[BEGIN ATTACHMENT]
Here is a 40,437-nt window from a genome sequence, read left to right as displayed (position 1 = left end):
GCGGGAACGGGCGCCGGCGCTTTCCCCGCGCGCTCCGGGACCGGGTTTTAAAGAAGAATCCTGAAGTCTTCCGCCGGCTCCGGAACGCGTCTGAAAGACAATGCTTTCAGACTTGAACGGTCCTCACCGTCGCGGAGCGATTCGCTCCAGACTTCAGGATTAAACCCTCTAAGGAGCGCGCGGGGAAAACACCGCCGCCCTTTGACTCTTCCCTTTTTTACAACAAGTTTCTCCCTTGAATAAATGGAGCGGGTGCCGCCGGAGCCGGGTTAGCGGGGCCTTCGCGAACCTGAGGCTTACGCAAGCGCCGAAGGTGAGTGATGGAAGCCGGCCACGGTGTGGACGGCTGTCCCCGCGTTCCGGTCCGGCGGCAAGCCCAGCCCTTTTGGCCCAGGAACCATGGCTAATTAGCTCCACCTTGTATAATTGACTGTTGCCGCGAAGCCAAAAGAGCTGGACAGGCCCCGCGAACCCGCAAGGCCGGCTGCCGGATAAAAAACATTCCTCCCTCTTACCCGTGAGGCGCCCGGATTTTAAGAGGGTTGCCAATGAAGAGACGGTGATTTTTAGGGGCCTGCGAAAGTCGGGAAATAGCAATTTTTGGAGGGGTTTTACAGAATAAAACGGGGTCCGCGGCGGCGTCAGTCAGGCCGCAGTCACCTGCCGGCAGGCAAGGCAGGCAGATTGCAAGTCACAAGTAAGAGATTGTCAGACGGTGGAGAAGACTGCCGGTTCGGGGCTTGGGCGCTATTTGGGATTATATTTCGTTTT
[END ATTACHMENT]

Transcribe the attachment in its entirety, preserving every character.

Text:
Here is a 40,437-nt window from a genome sequence, read left to right as displayed (position 1 = left end):
GCGGGAACGGGCGCCGGCGCTTTCCCCGCGCGCTCCGGGACCGGGTTTTAAAGAAGAATCCTGAAGTCTTCCGCCGGCTCCGGAACGCGTCTGAAAGACAATGCTTTCAGACTTGAACGGTCCTCACCGTCGCGGAGCGATTCGCTCCAGACTTCAGGATTAAACCCTCTAAGGAGCGCGCGGGGAAAACACCGCCGCCCTTTGACTCTTCCCTTTTTTACAACAAGTTTCTCCCTTGAATAAATGGAGCGGGTGCCGCCGGAGCCGGGTTAGCGGGGCCTTCGCGAACCTGAGGCTTACGCAAGCGCCGAAGGTGAGTGATGGAAGCCGGCCACGGTGTGGACGGCTGTCCCCGCGTTCCGGTCCGGCGGCAAGCCCAGCCCTTTTGGCCCAGGAACCATGGCTAATTAGCTCCACCTTGTATAATTGACTGTTGCCGCGAAGCCAAAAGAGCTGGACAGGCCCCGCGAACCCGCAAGGCCGGCTGCCGGATAAAAAACATTCCTCCCTCTTACCCGTGAGGCGCCCGGATTTTAAGAGGGTTGCCAATGAAGAGACGGTGATTTTTAGGGGCCTGCGAAAGTCGGGAAATAGCAATTTTTGGAGGGGTTTTACAGAATAAAACGGGGTCCGCGGCGGCGTCAGTCAGGCCGCAGTCACCTGCCGGCAGGCAAGGCAGGCAGATTGCAAGTCACAAGTAAGAGATTGTCAGACGGTGGAGAAGACTGCCGGTTCGGGGCTTGGGCGCTATTTGGGATTATATTTCGTTTT